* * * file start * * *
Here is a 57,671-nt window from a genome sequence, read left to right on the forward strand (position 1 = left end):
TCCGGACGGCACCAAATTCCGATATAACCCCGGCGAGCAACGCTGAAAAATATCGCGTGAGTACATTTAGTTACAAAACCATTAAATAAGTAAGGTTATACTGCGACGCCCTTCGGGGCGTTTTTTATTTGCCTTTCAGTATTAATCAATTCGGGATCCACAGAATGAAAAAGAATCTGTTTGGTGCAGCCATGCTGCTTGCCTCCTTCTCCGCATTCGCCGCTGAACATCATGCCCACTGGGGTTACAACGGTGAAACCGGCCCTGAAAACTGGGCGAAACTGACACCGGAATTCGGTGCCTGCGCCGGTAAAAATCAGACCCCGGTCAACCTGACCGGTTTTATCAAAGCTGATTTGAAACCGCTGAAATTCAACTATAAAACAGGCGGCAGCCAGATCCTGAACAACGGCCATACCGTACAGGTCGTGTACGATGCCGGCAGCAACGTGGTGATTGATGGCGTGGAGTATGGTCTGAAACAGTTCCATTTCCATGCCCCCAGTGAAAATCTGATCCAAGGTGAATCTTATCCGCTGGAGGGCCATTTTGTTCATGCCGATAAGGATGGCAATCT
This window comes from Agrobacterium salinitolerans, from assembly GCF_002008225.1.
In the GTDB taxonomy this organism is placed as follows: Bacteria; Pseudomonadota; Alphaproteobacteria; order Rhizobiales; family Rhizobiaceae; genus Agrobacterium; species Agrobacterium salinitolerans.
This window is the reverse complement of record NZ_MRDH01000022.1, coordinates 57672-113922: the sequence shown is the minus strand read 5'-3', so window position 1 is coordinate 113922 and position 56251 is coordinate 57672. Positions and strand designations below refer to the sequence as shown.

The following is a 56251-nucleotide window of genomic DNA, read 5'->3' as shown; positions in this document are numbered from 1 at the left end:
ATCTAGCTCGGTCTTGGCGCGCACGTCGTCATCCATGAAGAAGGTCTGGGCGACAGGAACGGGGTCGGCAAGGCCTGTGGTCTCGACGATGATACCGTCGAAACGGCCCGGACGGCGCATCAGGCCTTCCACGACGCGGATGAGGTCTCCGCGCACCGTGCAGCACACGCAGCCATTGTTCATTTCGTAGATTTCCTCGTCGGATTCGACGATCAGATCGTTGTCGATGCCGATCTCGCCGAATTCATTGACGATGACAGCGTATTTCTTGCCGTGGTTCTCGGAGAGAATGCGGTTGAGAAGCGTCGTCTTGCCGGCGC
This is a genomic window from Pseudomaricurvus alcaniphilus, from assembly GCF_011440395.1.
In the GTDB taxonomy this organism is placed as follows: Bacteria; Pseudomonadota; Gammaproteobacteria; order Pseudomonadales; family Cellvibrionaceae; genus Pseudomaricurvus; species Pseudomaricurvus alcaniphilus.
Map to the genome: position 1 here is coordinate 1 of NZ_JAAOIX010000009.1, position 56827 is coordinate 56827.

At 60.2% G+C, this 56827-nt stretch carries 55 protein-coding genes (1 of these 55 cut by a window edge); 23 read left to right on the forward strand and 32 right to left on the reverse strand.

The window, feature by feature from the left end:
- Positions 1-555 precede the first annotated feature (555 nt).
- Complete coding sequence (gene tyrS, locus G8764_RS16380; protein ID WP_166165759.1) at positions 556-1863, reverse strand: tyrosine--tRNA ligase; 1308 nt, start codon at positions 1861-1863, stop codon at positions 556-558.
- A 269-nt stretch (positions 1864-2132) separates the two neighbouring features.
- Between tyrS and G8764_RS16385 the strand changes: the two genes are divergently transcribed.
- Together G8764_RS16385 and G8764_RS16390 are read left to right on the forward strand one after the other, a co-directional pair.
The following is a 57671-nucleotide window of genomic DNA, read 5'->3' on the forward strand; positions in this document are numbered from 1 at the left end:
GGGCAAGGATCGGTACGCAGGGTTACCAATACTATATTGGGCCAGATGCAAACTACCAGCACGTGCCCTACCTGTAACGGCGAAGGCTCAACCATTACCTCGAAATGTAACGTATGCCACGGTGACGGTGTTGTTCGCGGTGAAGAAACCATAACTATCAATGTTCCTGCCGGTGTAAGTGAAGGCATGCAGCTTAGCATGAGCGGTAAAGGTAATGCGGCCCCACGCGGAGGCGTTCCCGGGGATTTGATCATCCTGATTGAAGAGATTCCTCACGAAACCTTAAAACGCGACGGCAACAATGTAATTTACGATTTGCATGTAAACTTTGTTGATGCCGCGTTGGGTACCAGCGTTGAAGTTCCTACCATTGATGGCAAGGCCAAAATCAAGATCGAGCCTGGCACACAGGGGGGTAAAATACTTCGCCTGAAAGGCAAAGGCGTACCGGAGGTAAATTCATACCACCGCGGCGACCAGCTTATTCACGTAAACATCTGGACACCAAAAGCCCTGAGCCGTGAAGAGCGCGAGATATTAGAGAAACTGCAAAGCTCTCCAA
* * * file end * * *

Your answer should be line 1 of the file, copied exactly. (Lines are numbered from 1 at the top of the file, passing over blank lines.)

Here is a 57,671-nt window from a genome sequence, read left to right on the forward strand (position 1 = left end):